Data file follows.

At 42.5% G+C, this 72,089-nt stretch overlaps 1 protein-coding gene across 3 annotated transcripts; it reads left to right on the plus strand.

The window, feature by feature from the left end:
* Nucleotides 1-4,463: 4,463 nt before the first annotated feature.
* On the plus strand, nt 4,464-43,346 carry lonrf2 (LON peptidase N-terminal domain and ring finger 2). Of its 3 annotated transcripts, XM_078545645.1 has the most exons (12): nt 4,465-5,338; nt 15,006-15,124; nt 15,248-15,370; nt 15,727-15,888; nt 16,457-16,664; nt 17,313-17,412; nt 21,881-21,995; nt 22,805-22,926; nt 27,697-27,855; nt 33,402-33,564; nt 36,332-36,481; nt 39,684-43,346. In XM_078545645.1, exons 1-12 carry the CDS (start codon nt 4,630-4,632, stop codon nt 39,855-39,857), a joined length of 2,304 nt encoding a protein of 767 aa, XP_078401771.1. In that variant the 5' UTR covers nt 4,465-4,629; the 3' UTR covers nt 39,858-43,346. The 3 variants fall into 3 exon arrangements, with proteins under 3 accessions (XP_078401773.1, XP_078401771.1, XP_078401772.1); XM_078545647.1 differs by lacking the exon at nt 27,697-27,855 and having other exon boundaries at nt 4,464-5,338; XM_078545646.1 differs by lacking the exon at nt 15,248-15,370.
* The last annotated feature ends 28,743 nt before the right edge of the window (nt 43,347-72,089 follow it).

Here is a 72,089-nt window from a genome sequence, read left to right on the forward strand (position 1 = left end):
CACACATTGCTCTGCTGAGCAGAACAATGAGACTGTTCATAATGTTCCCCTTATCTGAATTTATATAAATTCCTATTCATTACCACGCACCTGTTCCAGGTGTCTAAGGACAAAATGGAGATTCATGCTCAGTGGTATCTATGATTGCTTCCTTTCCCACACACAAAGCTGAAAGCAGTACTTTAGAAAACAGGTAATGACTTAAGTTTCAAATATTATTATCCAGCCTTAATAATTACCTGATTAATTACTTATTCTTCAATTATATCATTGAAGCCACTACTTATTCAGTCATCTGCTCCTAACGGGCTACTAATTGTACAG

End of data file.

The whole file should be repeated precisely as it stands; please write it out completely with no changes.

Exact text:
At 42.5% G+C, this 72,089-nt stretch overlaps 1 protein-coding gene across 3 annotated transcripts; it reads left to right on the plus strand.

The window, feature by feature from the left end:
* Nucleotides 1-4,463: 4,463 nt before the first annotated feature.
* On the plus strand, nt 4,464-43,346 carry lonrf2 (LON peptidase N-terminal domain and ring finger 2). Of its 3 annotated transcripts, XM_078545645.1 has the most exons (12): nt 4,465-5,338; nt 15,006-15,124; nt 15,248-15,370; nt 15,727-15,888; nt 16,457-16,664; nt 17,313-17,412; nt 21,881-21,995; nt 22,805-22,926; nt 27,697-27,855; nt 33,402-33,564; nt 36,332-36,481; nt 39,684-43,346. In XM_078545645.1, exons 1-12 carry the CDS (start codon nt 4,630-4,632, stop codon nt 39,855-39,857), a joined length of 2,304 nt encoding a protein of 767 aa, XP_078401771.1. In that variant the 5' UTR covers nt 4,465-4,629; the 3' UTR covers nt 39,858-43,346. The 3 variants fall into 3 exon arrangements, with proteins under 3 accessions (XP_078401773.1, XP_078401771.1, XP_078401772.1); XM_078545647.1 differs by lacking the exon at nt 27,697-27,855 and having other exon boundaries at nt 4,464-5,338; XM_078545646.1 differs by lacking the exon at nt 15,248-15,370.
* The last annotated feature ends 28,743 nt before the right edge of the window (nt 43,347-72,089 follow it).

Here is a 72,089-nt window from a genome sequence, read left to right on the forward strand (position 1 = left end):
CACACATTGCTCTGCTGAGCAGAACAATGAGACTGTTCATAATGTTCCCCTTATCTGAATTTATATAAATTCCTATTCATTACCACGCACCTGTTCCAGGTGTCTAAGGACAAAATGGAGATTCATGCTCAGTGGTATCTATGATTGCTTCCTTTCCCACACACAAAGCTGAAAGCAGTACTTTAGAAAACAGGTAATGACTTAAGTTTCAAATATTATTATCCAGCCTTAATAATTACCTGATTAATTACTTATTCTTCAATTATATCATTGAAGCCACTACTTATTCAGTCATCTGCTCCTAACGGGCTACTAATTGTACAG